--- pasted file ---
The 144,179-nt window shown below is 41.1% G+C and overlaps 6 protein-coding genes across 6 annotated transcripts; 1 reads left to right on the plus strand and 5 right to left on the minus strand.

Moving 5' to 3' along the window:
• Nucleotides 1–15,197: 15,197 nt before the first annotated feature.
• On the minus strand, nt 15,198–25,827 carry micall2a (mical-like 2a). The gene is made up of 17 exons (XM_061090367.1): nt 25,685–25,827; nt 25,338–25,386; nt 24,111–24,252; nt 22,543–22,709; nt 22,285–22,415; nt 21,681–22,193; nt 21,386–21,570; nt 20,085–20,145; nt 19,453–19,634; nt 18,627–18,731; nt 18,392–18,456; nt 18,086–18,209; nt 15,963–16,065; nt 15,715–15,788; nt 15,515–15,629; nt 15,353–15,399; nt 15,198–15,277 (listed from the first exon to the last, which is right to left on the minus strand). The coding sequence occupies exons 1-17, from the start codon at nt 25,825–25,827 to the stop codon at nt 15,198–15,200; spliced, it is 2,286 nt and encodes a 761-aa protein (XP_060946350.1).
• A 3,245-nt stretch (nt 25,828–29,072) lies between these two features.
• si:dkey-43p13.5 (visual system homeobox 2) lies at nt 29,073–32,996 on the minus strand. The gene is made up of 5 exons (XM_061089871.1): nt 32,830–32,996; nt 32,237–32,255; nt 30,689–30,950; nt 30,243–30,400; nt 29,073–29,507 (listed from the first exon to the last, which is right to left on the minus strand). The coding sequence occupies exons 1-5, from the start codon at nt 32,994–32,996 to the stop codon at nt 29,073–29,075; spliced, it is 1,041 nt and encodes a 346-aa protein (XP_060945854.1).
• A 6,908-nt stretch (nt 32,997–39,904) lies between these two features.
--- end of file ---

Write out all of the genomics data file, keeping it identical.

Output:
The 144,179-nt window shown below is 41.1% G+C and overlaps 6 protein-coding genes across 6 annotated transcripts; 1 reads left to right on the plus strand and 5 right to left on the minus strand.

Moving 5' to 3' along the window:
• Nucleotides 1–15,197: 15,197 nt before the first annotated feature.
• On the minus strand, nt 15,198–25,827 carry micall2a (mical-like 2a). The gene is made up of 17 exons (XM_061090367.1): nt 25,685–25,827; nt 25,338–25,386; nt 24,111–24,252; nt 22,543–22,709; nt 22,285–22,415; nt 21,681–22,193; nt 21,386–21,570; nt 20,085–20,145; nt 19,453–19,634; nt 18,627–18,731; nt 18,392–18,456; nt 18,086–18,209; nt 15,963–16,065; nt 15,715–15,788; nt 15,515–15,629; nt 15,353–15,399; nt 15,198–15,277 (listed from the first exon to the last, which is right to left on the minus strand). The coding sequence occupies exons 1-17, from the start codon at nt 25,825–25,827 to the stop codon at nt 15,198–15,200; spliced, it is 2,286 nt and encodes a 761-aa protein (XP_060946350.1).
• A 3,245-nt stretch (nt 25,828–29,072) lies between these two features.
• si:dkey-43p13.5 (visual system homeobox 2) lies at nt 29,073–32,996 on the minus strand. The gene is made up of 5 exons (XM_061089871.1): nt 32,830–32,996; nt 32,237–32,255; nt 30,689–30,950; nt 30,243–30,400; nt 29,073–29,507 (listed from the first exon to the last, which is right to left on the minus strand). The coding sequence occupies exons 1-5, from the start codon at nt 32,994–32,996 to the stop codon at nt 29,073–29,075; spliced, it is 1,041 nt and encodes a 346-aa protein (XP_060945854.1).
• A 6,908-nt stretch (nt 32,997–39,904) lies between these two features.